Born Julie Griffin in 1956, in Dallas, TX; married Buddy Miller (a guitarist, producer, performer), 1981. Addresses: Record company--New West Records/Los Angeles, 9215 West Olympic Blvd., Beverly Hills, CA 90212; Media Relations: Traci Thomas, phone: (310) 246-5766.
Julie Miller is among the most critically respected songwriters and performers in the alternative country genre. Her solo albums and collaborative efforts with husband Buddy Miller are praised for their songwriting craftsmanship, spirituality, and vocals that range from the ethereal to the sultry. Her songs have been covered such notables as Buddy Miller and Emmylou Harris, and her vocals have been compared to those of Victoria Williams, due to what some reviewers have described as the "little-girl-lost" quality of her delivery. Critics have noted that Miller's harmonies with her husband are among the most distinctive in contemporary music. Initially categorized as a Contemporary Christian Music singer and songwriter, Miller broke out to unanimous critical acclaim, with secular songs that retain a distinct Christian empathy.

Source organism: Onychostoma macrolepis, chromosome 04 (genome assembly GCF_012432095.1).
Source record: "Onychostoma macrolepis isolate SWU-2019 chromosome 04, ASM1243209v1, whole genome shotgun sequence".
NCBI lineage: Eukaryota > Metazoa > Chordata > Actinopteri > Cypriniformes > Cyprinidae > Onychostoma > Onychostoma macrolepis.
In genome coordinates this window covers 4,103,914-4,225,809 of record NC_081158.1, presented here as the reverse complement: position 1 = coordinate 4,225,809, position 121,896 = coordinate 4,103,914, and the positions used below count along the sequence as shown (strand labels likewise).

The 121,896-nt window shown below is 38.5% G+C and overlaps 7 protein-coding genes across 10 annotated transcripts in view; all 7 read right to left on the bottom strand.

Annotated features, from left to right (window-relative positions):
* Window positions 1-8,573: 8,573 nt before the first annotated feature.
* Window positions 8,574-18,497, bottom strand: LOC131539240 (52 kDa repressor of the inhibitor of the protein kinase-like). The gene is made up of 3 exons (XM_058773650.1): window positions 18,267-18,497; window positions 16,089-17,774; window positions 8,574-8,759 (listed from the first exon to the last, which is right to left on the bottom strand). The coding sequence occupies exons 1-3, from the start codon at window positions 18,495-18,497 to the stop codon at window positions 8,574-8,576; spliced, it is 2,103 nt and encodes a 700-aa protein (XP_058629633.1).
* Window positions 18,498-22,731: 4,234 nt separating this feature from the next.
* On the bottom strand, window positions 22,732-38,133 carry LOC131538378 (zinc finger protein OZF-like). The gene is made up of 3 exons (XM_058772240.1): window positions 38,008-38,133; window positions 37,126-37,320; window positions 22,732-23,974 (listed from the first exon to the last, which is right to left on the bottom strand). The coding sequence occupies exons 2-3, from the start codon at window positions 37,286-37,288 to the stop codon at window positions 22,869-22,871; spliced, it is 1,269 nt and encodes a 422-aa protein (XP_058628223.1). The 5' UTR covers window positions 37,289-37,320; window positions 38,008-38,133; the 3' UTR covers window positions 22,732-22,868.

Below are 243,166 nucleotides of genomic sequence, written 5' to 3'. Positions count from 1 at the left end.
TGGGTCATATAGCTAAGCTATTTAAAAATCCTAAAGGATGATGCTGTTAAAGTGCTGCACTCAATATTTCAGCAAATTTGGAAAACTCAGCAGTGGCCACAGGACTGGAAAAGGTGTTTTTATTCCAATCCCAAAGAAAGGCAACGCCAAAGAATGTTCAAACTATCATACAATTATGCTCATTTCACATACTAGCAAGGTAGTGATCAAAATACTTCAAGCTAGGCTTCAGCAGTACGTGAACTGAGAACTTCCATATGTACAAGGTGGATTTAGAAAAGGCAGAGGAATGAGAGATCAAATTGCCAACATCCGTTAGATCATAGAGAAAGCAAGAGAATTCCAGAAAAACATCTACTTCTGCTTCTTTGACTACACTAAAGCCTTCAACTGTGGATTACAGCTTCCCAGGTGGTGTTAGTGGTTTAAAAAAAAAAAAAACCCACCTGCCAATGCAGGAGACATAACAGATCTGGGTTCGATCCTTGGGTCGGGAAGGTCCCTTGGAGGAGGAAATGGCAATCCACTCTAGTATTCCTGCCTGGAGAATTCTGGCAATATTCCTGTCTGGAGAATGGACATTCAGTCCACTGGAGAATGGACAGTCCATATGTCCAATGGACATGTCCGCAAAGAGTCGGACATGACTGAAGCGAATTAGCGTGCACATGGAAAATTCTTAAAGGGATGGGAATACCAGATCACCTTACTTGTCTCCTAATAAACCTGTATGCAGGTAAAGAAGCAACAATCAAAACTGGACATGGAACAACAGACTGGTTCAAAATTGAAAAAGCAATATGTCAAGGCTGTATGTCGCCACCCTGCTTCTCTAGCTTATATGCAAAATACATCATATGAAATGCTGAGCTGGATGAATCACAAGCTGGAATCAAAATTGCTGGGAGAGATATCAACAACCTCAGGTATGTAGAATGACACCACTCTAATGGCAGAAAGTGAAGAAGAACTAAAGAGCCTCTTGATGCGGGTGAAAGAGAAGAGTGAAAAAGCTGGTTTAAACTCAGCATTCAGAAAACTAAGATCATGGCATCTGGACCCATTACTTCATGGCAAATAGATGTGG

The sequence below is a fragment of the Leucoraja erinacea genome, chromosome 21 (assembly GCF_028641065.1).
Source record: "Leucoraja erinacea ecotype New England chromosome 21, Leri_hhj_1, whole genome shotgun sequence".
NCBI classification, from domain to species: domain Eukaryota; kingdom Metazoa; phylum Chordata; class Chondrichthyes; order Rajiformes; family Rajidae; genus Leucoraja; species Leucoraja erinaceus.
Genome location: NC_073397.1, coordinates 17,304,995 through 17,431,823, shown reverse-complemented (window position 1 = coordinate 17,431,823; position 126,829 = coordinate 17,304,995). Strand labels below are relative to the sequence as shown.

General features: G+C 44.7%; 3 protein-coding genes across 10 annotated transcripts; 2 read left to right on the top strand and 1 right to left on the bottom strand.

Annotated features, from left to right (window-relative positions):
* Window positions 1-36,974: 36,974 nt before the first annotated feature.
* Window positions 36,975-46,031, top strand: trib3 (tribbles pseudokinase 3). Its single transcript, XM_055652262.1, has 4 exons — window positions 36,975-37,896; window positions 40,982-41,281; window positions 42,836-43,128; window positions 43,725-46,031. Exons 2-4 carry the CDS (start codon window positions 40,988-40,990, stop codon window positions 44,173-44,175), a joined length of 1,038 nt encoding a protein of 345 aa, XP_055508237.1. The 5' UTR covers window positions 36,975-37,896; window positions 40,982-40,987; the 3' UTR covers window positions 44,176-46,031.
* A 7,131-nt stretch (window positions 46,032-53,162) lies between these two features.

Miller was born in Dallas, Texas, and spent much of her youth in the musical hothouse of Austin. Her adolescence was marred by a sexual attack, which contributed to severe depression. "I had this longing, but nothing I did would make it go away," she told No Depression journalist Bill Frickics-Warren. "I tried to be a good Christian---I prayed, I read my Bible, I went to church---but I only got more depressed. Finally, when I was sixteen or seventeen, I said to God, 'You know I believe in you, but I don't know how to do this. So goodbye. Whatever it takes to bring me back to you, do it.'" She was singing in the Austin band Rick Stein & the Alleycats when future husband Buddy Miller auditioned for the group. "Julie was the chick singer and I was the almost-not guitar player," he told Frickics-Warren. "She told them not to hire me." The two moved shortly thereafter to the band Partners in Crime.
In 1980 an opportunity to advance Buddy's solo career prompted the Millers to relocate to New Jersey. The move exacerbated Miller's depression. "I would stand onstage and pretend to be this sexy, cool chick-singer and about halfway through the set I would switch channels," she told Frickics-Warren. "I'd wanna go hide in a closet or under a staircase or look for a garbage can to crawl in." Her depression led Miller to several stays in mental hospitals and an unsuccessful suicide attempt. "All my life, even when I was twelve years old, I was depressed," she told Frickics-Warren. "A question burned inside me but I didn't know what it was. ... and no one around me seemed restless inside or hungering."